Nevertheless, in his public art, Rivera sought to express his solidarity with the proletariat and to include critiques of capitalism and colonialism. This led, famously, to his dismissal from the commission to paint the murals at the new Rockefeller Center when he portrayed John D. Rockefeller as a top-hatted sybarite. At the same time, as Oles states, Rivera modified, and mollified, his politics in his gallery works: “Although many of Rivera’s paintings foreground the labors of the working class, they generally avoid references to social conflict or radical politics. He understood that collectors and dealers in the states preferred tranquil images of traditional Mexico that might serve as antidotes to the stresses of the urban, industrial age, especially during the Depression.” (cat. p. 36)
Still, Rivera tucks his politics even into a mural for a private California home. In “Still Life and Blossoming Almond Trees,” 1931, the grandchildren of the artist’s patrons, Sigmund and Rosalie Stern – who were already enthusiastic collectors of Rivera’s paintings – enjoy the fruits of the earth, while Mexican laborers till the soil and tend to the trees in the background. Yet these laborers are not only responsible for the bounty enjoyed by the children, they are closer to the earth, under the beautiful umbrella of white almond blossoms. The Edenic setting honors and hallows their work without overt reference to distinctions of race, nationality or class.
Through his devotion to the ideal, in paintings such as “La tortillera (The Tortilla Maker)” (1926); “La bordadora (The Embroiderer)” (1928); and “Weaving” (1936), Rivera avoids any of the trapping – and traps – of the picturesque. Neither voyeuristic nor journalistic, these paintings, like “Still Life and Blossoming Almond Trees,” sanctify the lives and labor of ordinary people, women in particular. In each painting, there is a sense of traditional cultural practices – lifeways, we might say – carried on and handed down in an unbroken continuum. A collector might purchase one of these and hang it on a wall for its apparent simplicity and generous beauty. But underlying those surfaces is the thrum of deep time, time tied to the seasons and cycles of the natural world. It’s a sound that many – if not most – viewers perceive only faintly, marking time in a dance that modernity excludes them from.
“Dance in Tehuantepec” (1928) and “Tehuanas in the Market” (1935), put us in the position of onlookers with an urge to join the dance or break into the powerful circle of women at the market. But how can we? “What would we have to do?” Rivera seems to want us to ask ourselves. “What preconceptions would we have to give up? What philosophical sea changes would we have to undergo?” The paintings find us wanting – and leave us wanting more.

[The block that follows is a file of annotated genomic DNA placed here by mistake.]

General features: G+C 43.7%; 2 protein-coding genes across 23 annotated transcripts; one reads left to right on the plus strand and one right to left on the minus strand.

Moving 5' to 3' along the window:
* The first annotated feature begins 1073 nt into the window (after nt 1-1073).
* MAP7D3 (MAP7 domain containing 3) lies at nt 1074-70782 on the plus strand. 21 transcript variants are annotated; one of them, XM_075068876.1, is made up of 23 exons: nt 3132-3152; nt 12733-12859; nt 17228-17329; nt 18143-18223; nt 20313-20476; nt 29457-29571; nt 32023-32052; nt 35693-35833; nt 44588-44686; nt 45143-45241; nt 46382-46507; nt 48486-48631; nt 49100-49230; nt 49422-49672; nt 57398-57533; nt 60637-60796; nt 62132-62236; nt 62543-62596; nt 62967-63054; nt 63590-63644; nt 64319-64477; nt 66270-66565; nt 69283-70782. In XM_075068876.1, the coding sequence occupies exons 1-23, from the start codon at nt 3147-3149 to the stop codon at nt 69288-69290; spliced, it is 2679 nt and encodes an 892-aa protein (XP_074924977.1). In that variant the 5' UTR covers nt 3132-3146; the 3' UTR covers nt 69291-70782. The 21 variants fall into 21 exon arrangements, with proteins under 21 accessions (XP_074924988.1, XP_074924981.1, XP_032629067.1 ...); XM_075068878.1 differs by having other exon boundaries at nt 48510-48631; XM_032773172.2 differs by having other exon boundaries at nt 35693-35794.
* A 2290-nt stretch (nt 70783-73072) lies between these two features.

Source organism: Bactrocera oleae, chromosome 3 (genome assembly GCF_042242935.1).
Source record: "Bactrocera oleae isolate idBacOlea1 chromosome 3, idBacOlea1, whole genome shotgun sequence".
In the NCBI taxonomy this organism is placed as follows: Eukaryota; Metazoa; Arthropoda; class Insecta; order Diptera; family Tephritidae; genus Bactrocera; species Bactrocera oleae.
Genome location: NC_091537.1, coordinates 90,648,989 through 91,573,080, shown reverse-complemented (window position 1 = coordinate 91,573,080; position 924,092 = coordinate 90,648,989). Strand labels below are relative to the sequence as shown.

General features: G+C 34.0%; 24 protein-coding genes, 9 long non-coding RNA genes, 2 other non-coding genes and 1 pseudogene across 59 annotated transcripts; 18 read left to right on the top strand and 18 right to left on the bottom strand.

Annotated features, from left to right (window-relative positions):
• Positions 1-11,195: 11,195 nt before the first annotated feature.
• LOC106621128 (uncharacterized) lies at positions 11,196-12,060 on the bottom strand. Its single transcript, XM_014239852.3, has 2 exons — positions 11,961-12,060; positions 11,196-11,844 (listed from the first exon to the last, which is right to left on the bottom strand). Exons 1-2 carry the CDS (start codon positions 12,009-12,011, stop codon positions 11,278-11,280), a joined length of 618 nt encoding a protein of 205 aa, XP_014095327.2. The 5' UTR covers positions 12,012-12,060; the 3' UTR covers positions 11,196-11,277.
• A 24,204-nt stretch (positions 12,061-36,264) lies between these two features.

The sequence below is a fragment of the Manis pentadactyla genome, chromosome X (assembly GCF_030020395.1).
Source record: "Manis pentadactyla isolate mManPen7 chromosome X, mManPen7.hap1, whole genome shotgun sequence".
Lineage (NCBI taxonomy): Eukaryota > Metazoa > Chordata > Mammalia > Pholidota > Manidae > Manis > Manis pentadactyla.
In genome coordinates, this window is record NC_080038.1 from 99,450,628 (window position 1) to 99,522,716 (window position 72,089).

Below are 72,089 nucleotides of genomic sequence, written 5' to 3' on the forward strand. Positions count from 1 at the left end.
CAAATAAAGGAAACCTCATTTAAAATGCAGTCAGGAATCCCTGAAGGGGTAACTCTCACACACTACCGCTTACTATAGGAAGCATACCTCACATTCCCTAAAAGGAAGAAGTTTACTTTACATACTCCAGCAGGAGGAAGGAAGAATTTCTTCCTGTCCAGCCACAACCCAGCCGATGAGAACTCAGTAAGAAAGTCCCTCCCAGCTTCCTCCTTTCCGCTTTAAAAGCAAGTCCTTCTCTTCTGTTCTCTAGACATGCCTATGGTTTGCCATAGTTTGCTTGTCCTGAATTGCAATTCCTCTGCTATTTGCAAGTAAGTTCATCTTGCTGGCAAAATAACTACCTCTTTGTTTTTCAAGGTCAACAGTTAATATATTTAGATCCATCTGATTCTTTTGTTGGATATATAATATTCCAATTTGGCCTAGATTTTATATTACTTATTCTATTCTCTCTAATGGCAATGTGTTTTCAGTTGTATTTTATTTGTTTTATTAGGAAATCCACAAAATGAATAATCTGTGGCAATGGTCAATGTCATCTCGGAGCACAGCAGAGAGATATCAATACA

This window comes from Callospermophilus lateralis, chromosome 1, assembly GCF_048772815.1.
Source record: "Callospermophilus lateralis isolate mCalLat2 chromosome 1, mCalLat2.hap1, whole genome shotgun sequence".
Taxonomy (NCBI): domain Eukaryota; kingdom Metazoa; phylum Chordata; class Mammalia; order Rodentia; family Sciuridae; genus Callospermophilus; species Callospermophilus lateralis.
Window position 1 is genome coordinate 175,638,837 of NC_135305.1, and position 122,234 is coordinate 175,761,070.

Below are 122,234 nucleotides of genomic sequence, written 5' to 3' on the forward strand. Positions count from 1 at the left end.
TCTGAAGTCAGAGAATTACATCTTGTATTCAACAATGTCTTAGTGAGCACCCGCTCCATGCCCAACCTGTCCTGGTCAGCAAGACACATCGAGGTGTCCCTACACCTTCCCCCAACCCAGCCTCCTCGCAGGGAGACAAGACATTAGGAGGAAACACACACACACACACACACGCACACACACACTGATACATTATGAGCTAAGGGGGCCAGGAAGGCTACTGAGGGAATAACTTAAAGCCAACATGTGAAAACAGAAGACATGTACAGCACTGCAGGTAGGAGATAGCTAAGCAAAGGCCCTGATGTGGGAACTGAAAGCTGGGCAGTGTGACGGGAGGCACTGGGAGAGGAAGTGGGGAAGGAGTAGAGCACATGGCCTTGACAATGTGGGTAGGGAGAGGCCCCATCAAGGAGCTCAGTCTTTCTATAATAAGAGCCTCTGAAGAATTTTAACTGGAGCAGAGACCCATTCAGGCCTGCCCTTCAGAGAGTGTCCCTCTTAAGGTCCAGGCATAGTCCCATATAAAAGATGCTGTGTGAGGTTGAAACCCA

Desire is so much a part of art; wanting to feel and share in the rhythms of Rivera’s paintings goes a long way towards understanding his enduring appeal. Even in a work such as the 1935 painting, “The Flower Carrier,” where a man on his knees under the weight of a basket of flowers is helped to his feet by a woman, struggle assumes a saintly aspect. Rivera paints the flowers in a cone shape, filling them with a Renoiresque light and lightness, as if they are shedding weight with each passing moment. The shape of the man’s yellow sling runs straight into the shape of the woman’s light blue shawl, as if they are merging, becoming one, as if she is taking some of the weight from him. The man’s palms, knees and legs cling to the earth, but Rivera subtly distorts the perspective, tilting the picture plane, as if the earth itself is tilting to help him rise. The pastels and earth tones that dominate the painting recall Giotto’s frescoes in the Arena Chapel and the manner in which Rivera works edge-to-edge recalls classical friezes.
With the rise of fascism, and the brief marriage of convenience between capitalism and communism against fascism, Rivera seemed to see hope in the union of north and south in the Western Hemisphere, embracing a Pan-Americanism in his thought and art. Calla lilies, for example, appear throughout Rivera’s career – they are a theme, a leitmotif of nature’s generative power. “Woman with Calla Lillies,” painted in 1945, just as World War II was coming to a close, seems, however, to go beyond earlier incarnations of the subject. Here, a woman on her knees embraces a wrapped bundle of calla lilies, a life-affirming answer to the bundle of dead sticks, the fasces, that the Axis Powers adopted as their symbol. This can be the world, Rivera suggests, all of us, together. Yet they are cut flowers – the stem ends flank the woman’s feet – indicating the ephemerality of the moment, this moment, when the world might truly be as one. The woman, turned away, seems to be about to turn to us, but her gaze is something we may also have to earn.
Like all Camelots, the moment proved short-lived. Rivera would live to see the World War become a Cold War and allies become enemies. But art always dreams, and the dreams of art are always worth remembering.
“Diego Rivera’s America” will be on view at the San Francisco Museum of Modern Art through January 2.
The San Francisco Museum of Modern Art is at 151 Third Street. For information, www.sfmoma.org or 415-357-4000.